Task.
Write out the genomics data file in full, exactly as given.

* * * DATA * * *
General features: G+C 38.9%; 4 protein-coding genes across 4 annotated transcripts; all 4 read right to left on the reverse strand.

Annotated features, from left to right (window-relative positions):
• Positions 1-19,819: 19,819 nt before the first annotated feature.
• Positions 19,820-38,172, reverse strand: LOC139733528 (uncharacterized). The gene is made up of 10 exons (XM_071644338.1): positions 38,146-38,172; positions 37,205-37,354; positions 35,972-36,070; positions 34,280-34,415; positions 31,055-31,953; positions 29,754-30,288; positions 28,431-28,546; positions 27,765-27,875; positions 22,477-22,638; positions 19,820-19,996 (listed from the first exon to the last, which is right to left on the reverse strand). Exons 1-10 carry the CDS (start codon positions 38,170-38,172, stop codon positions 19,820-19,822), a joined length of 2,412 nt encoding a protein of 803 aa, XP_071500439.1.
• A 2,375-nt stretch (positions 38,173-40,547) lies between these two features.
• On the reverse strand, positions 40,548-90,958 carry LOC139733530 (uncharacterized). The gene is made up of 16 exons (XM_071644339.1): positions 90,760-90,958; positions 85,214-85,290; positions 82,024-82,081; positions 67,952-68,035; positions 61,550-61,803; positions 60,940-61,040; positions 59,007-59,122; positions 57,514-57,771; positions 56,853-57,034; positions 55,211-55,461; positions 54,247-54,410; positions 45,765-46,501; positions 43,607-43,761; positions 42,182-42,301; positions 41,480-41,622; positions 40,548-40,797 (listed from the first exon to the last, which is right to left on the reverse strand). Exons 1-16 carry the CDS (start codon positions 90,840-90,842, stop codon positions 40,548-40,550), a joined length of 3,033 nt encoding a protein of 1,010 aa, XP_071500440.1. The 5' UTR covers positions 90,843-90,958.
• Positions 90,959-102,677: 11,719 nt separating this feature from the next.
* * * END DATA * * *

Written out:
General features: G+C 38.9%; 4 protein-coding genes across 4 annotated transcripts; all 4 read right to left on the reverse strand.

Annotated features, from left to right (window-relative positions):
• Positions 1-19,819: 19,819 nt before the first annotated feature.
• Positions 19,820-38,172, reverse strand: LOC139733528 (uncharacterized). The gene is made up of 10 exons (XM_071644338.1): positions 38,146-38,172; positions 37,205-37,354; positions 35,972-36,070; positions 34,280-34,415; positions 31,055-31,953; positions 29,754-30,288; positions 28,431-28,546; positions 27,765-27,875; positions 22,477-22,638; positions 19,820-19,996 (listed from the first exon to the last, which is right to left on the reverse strand). Exons 1-10 carry the CDS (start codon positions 38,170-38,172, stop codon positions 19,820-19,822), a joined length of 2,412 nt encoding a protein of 803 aa, XP_071500439.1.
• A 2,375-nt stretch (positions 38,173-40,547) lies between these two features.
• On the reverse strand, positions 40,548-90,958 carry LOC139733530 (uncharacterized). The gene is made up of 16 exons (XM_071644339.1): positions 90,760-90,958; positions 85,214-85,290; positions 82,024-82,081; positions 67,952-68,035; positions 61,550-61,803; positions 60,940-61,040; positions 59,007-59,122; positions 57,514-57,771; positions 56,853-57,034; positions 55,211-55,461; positions 54,247-54,410; positions 45,765-46,501; positions 43,607-43,761; positions 42,182-42,301; positions 41,480-41,622; positions 40,548-40,797 (listed from the first exon to the last, which is right to left on the reverse strand). Exons 1-16 carry the CDS (start codon positions 90,840-90,842, stop codon positions 40,548-40,550), a joined length of 3,033 nt encoding a protein of 1,010 aa, XP_071500440.1. The 5' UTR covers positions 90,843-90,958.
• Positions 90,959-102,677: 11,719 nt separating this feature from the next.